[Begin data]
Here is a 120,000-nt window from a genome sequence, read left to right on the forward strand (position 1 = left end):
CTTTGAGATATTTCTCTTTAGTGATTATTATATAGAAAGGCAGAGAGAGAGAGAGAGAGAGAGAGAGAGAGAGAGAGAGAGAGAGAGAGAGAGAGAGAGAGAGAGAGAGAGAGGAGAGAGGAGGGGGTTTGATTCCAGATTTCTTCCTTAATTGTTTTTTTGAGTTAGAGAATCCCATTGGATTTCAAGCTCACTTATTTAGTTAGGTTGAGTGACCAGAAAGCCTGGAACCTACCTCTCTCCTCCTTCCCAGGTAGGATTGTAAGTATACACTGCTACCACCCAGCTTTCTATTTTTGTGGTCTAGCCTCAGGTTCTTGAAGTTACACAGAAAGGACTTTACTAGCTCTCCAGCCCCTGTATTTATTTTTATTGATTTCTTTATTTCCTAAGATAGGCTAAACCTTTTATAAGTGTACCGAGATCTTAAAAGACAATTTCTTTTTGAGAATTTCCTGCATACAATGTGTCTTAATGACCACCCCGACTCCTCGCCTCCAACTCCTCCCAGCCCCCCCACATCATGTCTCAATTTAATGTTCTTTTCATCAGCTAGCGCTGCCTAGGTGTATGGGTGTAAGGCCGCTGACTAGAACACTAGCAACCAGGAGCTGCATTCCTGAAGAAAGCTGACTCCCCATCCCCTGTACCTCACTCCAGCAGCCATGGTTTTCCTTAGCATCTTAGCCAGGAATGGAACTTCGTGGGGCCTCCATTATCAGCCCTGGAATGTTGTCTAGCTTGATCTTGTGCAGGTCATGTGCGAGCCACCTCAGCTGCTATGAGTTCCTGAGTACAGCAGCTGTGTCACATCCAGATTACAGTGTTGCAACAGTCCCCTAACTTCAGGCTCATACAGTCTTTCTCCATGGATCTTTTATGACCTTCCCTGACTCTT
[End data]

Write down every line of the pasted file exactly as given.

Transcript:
Here is a 120,000-nt window from a genome sequence, read left to right on the forward strand (position 1 = left end):
CTTTGAGATATTTCTCTTTAGTGATTATTATATAGAAAGGCAGAGAGAGAGAGAGAGAGAGAGAGAGAGAGAGAGAGAGAGAGAGAGAGAGAGAGAGAGAGAGAGAGAGAGAGGAGAGAGGAGGGGGTTTGATTCCAGATTTCTTCCTTAATTGTTTTTTTGAGTTAGAGAATCCCATTGGATTTCAAGCTCACTTATTTAGTTAGGTTGAGTGACCAGAAAGCCTGGAACCTACCTCTCTCCTCCTTCCCAGGTAGGATTGTAAGTATACACTGCTACCACCCAGCTTTCTATTTTTGTGGTCTAGCCTCAGGTTCTTGAAGTTACACAGAAAGGACTTTACTAGCTCTCCAGCCCCTGTATTTATTTTTATTGATTTCTTTATTTCCTAAGATAGGCTAAACCTTTTATAAGTGTACCGAGATCTTAAAAGACAATTTCTTTTTGAGAATTTCCTGCATACAATGTGTCTTAATGACCACCCCGACTCCTCGCCTCCAACTCCTCCCAGCCCCCCCACATCATGTCTCAATTTAATGTTCTTTTCATCAGCTAGCGCTGCCTAGGTGTATGGGTGTAAGGCCGCTGACTAGAACACTAGCAACCAGGAGCTGCATTCCTGAAGAAAGCTGACTCCCCATCCCCTGTACCTCACTCCAGCAGCCATGGTTTTCCTTAGCATCTTAGCCAGGAATGGAACTTCGTGGGGCCTCCATTATCAGCCCTGGAATGTTGTCTAGCTTGATCTTGTGCAGGTCATGTGCGAGCCACCTCAGCTGCTATGAGTTCCTGAGTACAGCAGCTGTGTCACATCCAGATTACAGTGTTGCAACAGTCCCCTAACTTCAGGCTCATACAGTCTTTCTCCATGGATCTTTTATGACCTTCCCTGACTCTT